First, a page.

Nairobi,KENYA:Government has settled on a sh 2.3 billion long term strategy in bid to fight army worms which have ravaged agricultural products especially maize leading to a loss of six million bags in the last harvesting season.
In a media briefing in Nairobi during a launch of a 50 million program of partnership between the government and United Nations Food Agricultural Organisation , in bid to fight army warm menace in the country, agriculture cabinet secretary Willy Bett and FAO representative Gabriel Lukerema said that the offer has been used in procuring army warm surveillance kits which will be used in 80 villages in the counties of North Rift and Western.
Lukerema urged government and development partners to cooperate to fight this menace that has rendered many farmers across the country hopeless.
“Of course farmers are desperate for solutions ,I think the government and other development partners ,really need to take steps ,to make sure that you bring practical solutions .what we have done today FAO has signed ,a technical cooperation of program with the government of Kenya ,worth 50 million KSH and part of this money we have procured army warm surveillance kits “Lukerema said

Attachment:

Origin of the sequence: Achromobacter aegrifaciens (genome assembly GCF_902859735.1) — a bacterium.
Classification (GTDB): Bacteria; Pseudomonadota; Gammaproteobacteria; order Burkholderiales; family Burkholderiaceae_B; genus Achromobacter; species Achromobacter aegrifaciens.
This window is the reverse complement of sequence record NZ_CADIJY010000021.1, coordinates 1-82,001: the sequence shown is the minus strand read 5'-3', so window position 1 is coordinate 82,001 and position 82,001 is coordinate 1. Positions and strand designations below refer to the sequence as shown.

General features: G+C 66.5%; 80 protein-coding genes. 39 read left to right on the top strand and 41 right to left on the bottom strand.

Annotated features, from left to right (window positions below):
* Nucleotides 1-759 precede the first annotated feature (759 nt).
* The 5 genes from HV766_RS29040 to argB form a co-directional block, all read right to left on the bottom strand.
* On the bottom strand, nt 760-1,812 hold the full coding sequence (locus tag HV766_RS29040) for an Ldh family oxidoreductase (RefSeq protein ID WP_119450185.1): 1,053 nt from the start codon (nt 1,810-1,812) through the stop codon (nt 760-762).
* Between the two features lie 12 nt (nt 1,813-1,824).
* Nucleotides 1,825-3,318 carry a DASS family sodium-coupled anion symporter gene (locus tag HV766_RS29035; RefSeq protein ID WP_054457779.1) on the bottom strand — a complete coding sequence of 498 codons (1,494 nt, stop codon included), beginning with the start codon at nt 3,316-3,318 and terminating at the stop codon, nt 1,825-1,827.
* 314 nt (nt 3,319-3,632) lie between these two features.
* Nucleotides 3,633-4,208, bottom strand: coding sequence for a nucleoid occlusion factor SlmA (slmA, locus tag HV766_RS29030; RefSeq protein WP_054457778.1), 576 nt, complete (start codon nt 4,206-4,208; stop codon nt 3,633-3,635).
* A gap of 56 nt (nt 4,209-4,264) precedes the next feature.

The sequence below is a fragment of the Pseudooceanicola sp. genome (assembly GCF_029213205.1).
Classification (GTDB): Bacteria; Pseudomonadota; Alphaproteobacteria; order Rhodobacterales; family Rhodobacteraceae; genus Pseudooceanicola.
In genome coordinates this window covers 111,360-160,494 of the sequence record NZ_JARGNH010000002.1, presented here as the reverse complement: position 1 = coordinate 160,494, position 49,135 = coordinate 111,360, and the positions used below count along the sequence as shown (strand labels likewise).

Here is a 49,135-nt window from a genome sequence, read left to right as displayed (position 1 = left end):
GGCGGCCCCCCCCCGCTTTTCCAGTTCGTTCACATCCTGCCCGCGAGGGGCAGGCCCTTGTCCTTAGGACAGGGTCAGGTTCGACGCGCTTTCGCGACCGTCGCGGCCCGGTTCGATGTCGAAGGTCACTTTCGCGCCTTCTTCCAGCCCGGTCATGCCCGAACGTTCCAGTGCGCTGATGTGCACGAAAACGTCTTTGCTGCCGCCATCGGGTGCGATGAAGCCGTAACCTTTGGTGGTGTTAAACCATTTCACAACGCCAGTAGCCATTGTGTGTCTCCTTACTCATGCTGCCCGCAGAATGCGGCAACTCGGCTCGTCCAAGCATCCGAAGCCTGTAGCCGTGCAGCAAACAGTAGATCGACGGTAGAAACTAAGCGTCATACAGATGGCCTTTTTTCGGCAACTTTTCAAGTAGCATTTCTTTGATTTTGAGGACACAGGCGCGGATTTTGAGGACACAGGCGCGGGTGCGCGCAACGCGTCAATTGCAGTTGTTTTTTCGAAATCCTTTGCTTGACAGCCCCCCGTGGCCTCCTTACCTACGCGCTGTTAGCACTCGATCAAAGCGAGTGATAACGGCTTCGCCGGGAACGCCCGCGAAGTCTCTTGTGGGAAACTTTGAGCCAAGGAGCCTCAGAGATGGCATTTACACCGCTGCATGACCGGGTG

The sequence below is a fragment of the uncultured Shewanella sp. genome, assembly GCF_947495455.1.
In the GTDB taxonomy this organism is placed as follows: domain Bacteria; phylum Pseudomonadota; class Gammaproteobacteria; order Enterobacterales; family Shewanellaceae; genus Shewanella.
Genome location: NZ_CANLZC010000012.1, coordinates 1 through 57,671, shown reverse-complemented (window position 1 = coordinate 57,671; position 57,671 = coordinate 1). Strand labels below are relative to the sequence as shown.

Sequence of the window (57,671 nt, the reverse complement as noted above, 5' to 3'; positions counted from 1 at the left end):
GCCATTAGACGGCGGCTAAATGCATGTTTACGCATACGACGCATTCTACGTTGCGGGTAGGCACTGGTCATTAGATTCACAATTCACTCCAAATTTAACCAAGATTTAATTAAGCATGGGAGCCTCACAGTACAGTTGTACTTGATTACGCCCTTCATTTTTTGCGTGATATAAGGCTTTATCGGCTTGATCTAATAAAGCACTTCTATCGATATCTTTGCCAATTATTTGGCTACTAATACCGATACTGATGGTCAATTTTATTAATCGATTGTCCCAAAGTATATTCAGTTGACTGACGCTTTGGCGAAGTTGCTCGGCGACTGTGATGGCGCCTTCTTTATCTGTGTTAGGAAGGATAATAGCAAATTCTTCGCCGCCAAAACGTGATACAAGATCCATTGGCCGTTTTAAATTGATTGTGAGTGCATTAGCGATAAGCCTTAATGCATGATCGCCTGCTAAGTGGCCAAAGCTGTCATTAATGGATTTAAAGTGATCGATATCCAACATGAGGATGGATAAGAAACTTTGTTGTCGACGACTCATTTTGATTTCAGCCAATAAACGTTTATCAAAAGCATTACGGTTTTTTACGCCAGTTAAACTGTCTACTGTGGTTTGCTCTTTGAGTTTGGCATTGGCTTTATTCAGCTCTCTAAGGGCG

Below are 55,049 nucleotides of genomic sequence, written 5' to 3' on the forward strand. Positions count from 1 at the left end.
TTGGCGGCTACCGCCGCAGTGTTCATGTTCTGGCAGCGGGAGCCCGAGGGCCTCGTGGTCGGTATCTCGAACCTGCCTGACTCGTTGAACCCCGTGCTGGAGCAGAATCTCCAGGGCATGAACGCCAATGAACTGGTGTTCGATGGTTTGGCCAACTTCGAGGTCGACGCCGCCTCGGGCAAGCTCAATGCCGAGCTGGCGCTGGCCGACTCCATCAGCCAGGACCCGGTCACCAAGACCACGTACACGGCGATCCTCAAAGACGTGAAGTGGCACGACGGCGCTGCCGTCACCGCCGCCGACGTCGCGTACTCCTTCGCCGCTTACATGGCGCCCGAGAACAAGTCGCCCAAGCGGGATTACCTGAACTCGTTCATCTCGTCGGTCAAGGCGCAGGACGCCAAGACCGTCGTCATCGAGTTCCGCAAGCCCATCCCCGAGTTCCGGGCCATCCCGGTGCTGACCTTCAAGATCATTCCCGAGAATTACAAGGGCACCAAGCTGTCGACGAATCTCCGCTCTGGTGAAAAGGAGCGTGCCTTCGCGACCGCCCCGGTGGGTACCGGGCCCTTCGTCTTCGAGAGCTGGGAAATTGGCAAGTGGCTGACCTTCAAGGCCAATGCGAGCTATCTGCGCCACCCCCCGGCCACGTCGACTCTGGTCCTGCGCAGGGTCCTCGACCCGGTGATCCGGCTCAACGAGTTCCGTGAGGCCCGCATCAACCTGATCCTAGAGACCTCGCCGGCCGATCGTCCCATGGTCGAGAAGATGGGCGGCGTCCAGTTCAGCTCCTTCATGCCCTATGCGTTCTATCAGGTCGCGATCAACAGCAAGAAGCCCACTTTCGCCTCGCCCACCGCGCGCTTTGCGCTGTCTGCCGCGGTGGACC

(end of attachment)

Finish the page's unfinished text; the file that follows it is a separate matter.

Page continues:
Bett said that in the last season the country lost a approximately six to seven million bags occasioned by army warms which hit especially the North rift and western counties including Trans Nzoia , Uasin Gishu Bungoma and Kakamega .
“We will be having long term warm control strategy ,which will cost 2.3 billion shillings ,in the entire Noth Rift ,the estimates we are talking about now is 6 to 7 million bags which have been lost in TransNzoia we are talking about 1 million bags.”
He said that in the last season the government used 300 million shillings as a mitigating factor in fighting the menace.
He reiterated the need of coming up with strategies of curbing the spread of army worms which has devastating effects of food security in the country.
He expressed fears that the current rainfall being experienced in the country during this harvesting season might lead to drop of food being harvested by 20 percent.